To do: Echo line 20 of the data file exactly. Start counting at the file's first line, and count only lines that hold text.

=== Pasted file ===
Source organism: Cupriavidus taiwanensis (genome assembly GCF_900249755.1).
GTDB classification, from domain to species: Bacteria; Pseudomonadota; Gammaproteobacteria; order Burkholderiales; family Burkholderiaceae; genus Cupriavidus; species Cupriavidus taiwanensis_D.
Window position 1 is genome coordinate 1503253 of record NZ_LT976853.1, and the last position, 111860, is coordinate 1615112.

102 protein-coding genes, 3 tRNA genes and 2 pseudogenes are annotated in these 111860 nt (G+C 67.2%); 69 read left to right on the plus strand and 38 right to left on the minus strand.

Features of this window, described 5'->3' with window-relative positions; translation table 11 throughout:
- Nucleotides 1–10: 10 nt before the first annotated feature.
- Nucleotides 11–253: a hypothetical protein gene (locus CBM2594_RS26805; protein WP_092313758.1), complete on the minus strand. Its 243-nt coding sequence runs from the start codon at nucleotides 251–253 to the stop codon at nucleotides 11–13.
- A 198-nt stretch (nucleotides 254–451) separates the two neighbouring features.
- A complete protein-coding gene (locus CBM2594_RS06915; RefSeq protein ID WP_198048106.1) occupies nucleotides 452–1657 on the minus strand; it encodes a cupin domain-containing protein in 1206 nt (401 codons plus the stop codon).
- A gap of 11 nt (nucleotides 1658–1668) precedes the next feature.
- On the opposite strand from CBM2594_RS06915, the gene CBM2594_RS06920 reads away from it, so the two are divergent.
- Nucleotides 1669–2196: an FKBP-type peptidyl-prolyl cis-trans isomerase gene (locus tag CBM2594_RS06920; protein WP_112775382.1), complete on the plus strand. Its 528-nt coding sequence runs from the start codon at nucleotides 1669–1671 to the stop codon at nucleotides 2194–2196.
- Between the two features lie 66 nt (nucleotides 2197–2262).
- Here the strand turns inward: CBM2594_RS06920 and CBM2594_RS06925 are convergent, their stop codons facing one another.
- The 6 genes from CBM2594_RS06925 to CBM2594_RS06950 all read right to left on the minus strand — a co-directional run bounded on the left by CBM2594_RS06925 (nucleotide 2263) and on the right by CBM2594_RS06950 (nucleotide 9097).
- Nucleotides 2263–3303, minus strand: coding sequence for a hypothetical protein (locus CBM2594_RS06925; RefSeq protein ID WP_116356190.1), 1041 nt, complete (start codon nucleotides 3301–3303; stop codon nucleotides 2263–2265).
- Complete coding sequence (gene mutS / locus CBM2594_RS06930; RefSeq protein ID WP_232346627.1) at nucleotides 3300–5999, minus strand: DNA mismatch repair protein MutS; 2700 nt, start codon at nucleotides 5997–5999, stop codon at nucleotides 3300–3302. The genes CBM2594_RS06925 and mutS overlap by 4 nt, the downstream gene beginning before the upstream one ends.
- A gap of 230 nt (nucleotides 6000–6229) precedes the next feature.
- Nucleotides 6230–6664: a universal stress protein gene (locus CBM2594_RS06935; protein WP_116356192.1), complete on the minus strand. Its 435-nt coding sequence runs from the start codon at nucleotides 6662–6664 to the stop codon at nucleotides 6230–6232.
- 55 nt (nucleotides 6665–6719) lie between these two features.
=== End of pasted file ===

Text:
- 55 nt (nucleotides 6665–6719) lie between these two features.